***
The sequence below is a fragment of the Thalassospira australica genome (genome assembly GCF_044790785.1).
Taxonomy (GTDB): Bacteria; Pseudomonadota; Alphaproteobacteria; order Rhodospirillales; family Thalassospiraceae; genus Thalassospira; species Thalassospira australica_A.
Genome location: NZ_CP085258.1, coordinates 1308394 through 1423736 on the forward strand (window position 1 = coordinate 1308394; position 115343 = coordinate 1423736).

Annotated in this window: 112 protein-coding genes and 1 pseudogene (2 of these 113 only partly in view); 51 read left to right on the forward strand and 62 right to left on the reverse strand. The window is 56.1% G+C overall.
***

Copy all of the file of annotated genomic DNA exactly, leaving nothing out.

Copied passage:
The sequence below is a fragment of the Thalassospira australica genome (genome assembly GCF_044790785.1).
Taxonomy (GTDB): Bacteria; Pseudomonadota; Alphaproteobacteria; order Rhodospirillales; family Thalassospiraceae; genus Thalassospira; species Thalassospira australica_A.
Genome location: NZ_CP085258.1, coordinates 1308394 through 1423736 on the forward strand (window position 1 = coordinate 1308394; position 115343 = coordinate 1423736).

Annotated in this window: 112 protein-coding genes and 1 pseudogene (2 of these 113 only partly in view); 51 read left to right on the forward strand and 62 right to left on the reverse strand. The window is 56.1% G+C overall.